Saturday, September 24, 2011

Mental Health Treatment

Oh, there goes that yahoo OCD board, getting me all worked up again. This week, several therapists have noted that most therapy programs teach you a little about all the possible approaches to treatment- talk therapy, Gestalt, behavioral, etc. then you "pick your favorite."

We have known for how many years that exposure and response prevention is by far the most successful approach to treating OCD? A few others, including acceptance and commitment therapy/mindfulness also show promise. TALK THERAPY DOESN'T WORK. I think for a talk therapist to treat someone whose main complaint is OCD is malpractice and theft, plain and simple.

And if they aren't learning enough in their masters or PhD programs to KNOW that talk therapy doesn't work, then their program sucked, plain and simple.

I cannot even describe how mad it makes me that 20 years after these facts were established, OCD patients still get such crappy treatment in our mental health system. (And don't even get me started on the psychiatrist who never even mentioned ANY treatment except to list all the possible medications I could try). ARGH.


  1. I can't agree more with this post. I wasted 3 years of my life on Freudian Psychotherapy, not to mention thousands of dollars. I went 2x a week and this PhD swore that this was what I needed. She never once diagnosed me as OCD, this was when I still didn't know what was "wrong" with me.

    Those of us with OCD require CBT or ERPT, plain and simple. Might be hard, but so worth it in the end.

  2. When I first started therapy, my therapist and I tried ERP. It sent me into a deep depression and a near catatonic state. We have moved to a simpler CBT and have found it much better for me, at least at this time. We hope to eventually be able to go back to ERP if we can, but it just does not work for me right now. I'm just not ready for that yet.

  3. I TOTALLY agree. Don't get me started either. When it comes to the Yahoo board - I think that they are trying to be "diplomatic and objective" if they aren't completely bashing those who claim that talk therapy will work for OCD. Join the Canadian OCD Network page on Facebook. We just posted an interesting article from a very well known psychiatrist about this. Grrrrr....

  4. Lolly and Kat,
    Just want to note that more "standard" CBT is also on the "okay for OCD" list, and as you say, Kat, can be gentler.

    I'm working with a combination of the two right now.

    When I finally left my therapist a last year, it was because I had devolved basically into talk therapy and she and I both knew that wasn't getting me anywhere.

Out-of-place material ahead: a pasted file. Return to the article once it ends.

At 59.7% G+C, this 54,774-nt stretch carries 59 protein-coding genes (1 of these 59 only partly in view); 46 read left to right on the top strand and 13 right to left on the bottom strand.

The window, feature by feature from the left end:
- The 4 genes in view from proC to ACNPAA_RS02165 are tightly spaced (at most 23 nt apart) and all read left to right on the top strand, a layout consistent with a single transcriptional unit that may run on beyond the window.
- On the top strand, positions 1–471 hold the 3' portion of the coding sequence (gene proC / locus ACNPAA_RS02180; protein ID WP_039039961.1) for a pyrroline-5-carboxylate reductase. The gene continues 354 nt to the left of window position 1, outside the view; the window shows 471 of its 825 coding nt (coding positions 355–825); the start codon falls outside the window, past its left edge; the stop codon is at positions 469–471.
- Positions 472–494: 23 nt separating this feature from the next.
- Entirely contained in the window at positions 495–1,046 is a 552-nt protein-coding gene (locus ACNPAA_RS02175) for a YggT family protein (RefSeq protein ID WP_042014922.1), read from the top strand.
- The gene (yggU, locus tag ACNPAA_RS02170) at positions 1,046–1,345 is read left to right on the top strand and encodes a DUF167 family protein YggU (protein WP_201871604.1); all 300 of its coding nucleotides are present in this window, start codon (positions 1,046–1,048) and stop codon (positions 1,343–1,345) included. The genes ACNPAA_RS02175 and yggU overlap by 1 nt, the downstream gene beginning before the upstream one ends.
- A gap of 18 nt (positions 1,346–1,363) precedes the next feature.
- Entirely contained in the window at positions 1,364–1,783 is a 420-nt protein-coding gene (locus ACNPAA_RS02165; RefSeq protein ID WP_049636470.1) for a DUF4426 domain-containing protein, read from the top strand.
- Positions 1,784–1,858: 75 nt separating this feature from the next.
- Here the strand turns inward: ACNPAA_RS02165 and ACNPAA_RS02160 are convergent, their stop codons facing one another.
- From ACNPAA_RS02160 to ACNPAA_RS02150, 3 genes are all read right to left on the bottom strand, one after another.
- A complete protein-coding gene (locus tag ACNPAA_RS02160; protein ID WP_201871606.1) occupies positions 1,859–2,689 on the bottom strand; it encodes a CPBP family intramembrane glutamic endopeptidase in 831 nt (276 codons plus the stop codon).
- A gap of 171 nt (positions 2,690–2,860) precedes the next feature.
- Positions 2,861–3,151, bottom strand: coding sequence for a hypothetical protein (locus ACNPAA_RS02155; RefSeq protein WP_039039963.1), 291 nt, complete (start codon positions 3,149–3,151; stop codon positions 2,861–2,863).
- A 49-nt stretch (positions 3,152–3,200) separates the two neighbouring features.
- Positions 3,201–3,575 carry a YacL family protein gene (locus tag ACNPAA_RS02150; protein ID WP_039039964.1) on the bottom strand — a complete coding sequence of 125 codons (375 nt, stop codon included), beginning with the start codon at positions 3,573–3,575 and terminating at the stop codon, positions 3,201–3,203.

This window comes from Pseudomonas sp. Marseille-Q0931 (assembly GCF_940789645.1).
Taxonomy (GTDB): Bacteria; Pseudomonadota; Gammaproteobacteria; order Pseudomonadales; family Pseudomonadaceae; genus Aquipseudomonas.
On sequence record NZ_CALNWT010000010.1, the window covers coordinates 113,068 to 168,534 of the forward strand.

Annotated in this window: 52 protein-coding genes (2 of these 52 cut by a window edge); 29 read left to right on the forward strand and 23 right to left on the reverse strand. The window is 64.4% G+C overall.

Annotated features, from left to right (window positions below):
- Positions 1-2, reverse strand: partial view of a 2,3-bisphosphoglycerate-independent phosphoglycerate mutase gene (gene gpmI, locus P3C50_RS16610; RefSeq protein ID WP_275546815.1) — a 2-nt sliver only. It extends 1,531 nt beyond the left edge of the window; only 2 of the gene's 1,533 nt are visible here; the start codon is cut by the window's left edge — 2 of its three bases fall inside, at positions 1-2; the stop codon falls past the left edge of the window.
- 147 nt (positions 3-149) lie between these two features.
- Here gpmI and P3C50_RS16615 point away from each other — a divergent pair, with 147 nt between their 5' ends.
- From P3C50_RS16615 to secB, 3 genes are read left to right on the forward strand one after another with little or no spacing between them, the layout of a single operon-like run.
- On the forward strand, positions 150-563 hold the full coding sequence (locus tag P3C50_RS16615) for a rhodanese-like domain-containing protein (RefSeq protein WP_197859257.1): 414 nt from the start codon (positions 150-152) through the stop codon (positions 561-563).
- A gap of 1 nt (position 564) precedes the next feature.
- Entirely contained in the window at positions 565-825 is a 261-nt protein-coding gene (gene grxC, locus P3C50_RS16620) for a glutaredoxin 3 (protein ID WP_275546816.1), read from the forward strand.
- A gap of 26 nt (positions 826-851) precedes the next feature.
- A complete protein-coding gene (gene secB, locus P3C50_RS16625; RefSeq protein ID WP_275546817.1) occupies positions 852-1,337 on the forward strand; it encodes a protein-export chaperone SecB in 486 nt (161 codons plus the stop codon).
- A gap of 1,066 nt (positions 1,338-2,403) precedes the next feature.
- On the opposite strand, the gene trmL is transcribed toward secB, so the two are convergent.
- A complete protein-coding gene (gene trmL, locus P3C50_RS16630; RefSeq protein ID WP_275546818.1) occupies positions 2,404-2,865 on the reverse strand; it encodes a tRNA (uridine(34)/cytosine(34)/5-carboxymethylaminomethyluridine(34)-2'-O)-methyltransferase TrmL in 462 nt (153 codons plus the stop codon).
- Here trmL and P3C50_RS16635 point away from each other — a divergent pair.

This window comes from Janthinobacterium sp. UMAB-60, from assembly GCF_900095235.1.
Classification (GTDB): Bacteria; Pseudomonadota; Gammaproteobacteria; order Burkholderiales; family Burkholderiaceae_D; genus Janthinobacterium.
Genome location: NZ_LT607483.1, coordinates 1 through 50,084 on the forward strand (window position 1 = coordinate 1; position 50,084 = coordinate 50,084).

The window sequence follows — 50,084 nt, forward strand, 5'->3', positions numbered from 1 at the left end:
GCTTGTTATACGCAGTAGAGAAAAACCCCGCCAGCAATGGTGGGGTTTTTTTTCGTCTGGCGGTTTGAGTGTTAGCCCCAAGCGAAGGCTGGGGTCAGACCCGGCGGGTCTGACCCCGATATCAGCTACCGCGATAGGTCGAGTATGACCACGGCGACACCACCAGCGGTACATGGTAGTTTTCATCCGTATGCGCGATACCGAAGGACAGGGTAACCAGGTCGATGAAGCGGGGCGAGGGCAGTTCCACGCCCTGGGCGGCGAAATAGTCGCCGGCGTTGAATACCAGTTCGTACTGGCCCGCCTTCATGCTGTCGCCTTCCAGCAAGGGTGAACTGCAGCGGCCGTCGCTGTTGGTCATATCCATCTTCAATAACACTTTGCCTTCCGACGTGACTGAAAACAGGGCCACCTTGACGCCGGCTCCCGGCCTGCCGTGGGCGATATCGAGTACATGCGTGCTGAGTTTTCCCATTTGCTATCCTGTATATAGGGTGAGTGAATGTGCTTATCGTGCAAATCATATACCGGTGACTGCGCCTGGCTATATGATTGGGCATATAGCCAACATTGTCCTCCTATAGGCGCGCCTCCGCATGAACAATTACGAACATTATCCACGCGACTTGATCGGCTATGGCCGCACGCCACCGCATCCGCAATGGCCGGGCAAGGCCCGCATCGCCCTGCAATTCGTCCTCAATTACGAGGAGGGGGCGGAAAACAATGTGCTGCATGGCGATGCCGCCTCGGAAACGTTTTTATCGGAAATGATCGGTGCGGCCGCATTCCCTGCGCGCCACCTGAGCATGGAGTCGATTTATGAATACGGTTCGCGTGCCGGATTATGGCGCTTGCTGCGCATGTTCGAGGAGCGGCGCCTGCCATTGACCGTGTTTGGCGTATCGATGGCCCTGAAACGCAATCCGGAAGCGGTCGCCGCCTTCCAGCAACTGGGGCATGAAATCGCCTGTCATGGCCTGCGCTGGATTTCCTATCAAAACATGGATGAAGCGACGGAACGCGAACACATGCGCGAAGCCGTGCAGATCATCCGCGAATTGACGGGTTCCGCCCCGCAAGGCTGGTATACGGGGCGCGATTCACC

5. I get very disheartened by this as well. Like Kat, I've needed to go slow with the ERP because of the OCD being tangled up with some deeply held beliefs of my worthlessness, but this is in the context of someone who specializes in OCD, and who knows how OCD works. I was in talk therapy for 6 years, and although it helped my depression immensely, my OCD remained, and my therapist had no idea how to treat it, or even what ERP was.

  6. I agree that ERP doesn't get its due, but I also think it can be a complex problem. It can be so hard for some of us to figure out what our "main complaint" is since a lot of us have comorbid illnesses. For me the OCD's were the squeaky wheel, but also were generated largely from issues tied closer to my GAD and CPTSD. I've needed a host of therapies, including CBT, talk therapy, somatic therapy, mindfulness, meds, and more in order to make progress. It seems a gain in one area or in one disorder can help bootstrap another one of my issues upwards, and then I see gains with a completely different therapy and different illness. ERP, some of which I did years ago, has helped with certain parts of my OCDs, but the parts linked closely to physical abuse as a child (my physical touch related contamination fears) seem to only want to let go when I work hard on somatic therapies and mindfulness.
    Adventures in Anxiety Land

  7. I could not agree more! My husband suffers from OCD and one of the biggest struggles in his OCD has been to find a good therapist. For awhile he was seeing someone who would try to get him to figure out why he had certain obsessions, therefor giving them meaning and value, and STRENGTHENING them, instead of forgetting about the obsessions and dealing with the ANXIETY! He doesn't like change though and after he had opened up to each therapist each time, it's been hard to help him to see that someone else may be able to actually help him much better. It is ridiculous that many therapists are so unaware that they don't even realize there are not providing an appropriate treatment. Good luck to you on your journey! I write about our life together at ;)